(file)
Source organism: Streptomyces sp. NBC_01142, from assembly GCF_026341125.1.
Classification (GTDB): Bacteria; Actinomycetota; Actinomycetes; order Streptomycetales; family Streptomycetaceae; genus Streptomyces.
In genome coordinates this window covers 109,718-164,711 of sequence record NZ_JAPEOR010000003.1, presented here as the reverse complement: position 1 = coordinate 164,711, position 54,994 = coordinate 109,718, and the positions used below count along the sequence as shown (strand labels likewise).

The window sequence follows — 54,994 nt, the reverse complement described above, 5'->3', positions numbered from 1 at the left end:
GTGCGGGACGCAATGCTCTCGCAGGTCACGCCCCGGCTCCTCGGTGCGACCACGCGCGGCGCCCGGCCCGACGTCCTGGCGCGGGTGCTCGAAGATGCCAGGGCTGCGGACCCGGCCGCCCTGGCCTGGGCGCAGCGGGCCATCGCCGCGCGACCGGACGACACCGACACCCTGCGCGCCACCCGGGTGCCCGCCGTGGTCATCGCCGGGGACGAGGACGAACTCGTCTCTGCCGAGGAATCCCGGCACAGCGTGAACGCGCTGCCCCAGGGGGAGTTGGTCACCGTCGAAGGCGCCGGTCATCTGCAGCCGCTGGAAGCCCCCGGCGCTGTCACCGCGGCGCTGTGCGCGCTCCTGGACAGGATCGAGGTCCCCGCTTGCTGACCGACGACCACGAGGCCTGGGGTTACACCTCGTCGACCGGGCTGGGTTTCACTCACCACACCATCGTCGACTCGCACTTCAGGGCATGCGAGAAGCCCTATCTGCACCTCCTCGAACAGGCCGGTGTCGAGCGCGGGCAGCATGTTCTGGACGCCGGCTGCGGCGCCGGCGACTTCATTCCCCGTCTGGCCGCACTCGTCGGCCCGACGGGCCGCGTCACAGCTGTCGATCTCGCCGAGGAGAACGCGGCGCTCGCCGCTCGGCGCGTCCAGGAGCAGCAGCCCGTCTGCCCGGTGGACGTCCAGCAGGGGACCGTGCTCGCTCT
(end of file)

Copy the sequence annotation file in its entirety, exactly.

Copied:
Source organism: Streptomyces sp. NBC_01142, from assembly GCF_026341125.1.
Classification (GTDB): Bacteria; Actinomycetota; Actinomycetes; order Streptomycetales; family Streptomycetaceae; genus Streptomyces.
In genome coordinates this window covers 109,718-164,711 of sequence record NZ_JAPEOR010000003.1, presented here as the reverse complement: position 1 = coordinate 164,711, position 54,994 = coordinate 109,718, and the positions used below count along the sequence as shown (strand labels likewise).

The window sequence follows — 54,994 nt, the reverse complement described above, 5'->3', positions numbered from 1 at the left end:
GTGCGGGACGCAATGCTCTCGCAGGTCACGCCCCGGCTCCTCGGTGCGACCACGCGCGGCGCCCGGCCCGACGTCCTGGCGCGGGTGCTCGAAGATGCCAGGGCTGCGGACCCGGCCGCCCTGGCCTGGGCGCAGCGGGCCATCGCCGCGCGACCGGACGACACCGACACCCTGCGCGCCACCCGGGTGCCCGCCGTGGTCATCGCCGGGGACGAGGACGAACTCGTCTCTGCCGAGGAATCCCGGCACAGCGTGAACGCGCTGCCCCAGGGGGAGTTGGTCACCGTCGAAGGCGCCGGTCATCTGCAGCCGCTGGAAGCCCCCGGCGCTGTCACCGCGGCGCTGTGCGCGCTCCTGGACAGGATCGAGGTCCCCGCTTGCTGACCGACGACCACGAGGCCTGGGGTTACACCTCGTCGACCGGGCTGGGTTTCACTCACCACACCATCGTCGACTCGCACTTCAGGGCATGCGAGAAGCCCTATCTGCACCTCCTCGAACAGGCCGGTGTCGAGCGCGGGCAGCATGTTCTGGACGCCGGCTGCGGCGCCGGCGACTTCATTCCCCGTCTGGCCGCACTCGTCGGCCCGACGGGCCGCGTCACAGCTGTCGATCTCGCCGAGGAGAACGCGGCGCTCGCCGCTCGGCGCGTCCAGGAGCAGCAGCCCGTCTGCCCGGTGGACGTCCAGCAGGGGACCGTGCTCGCTCT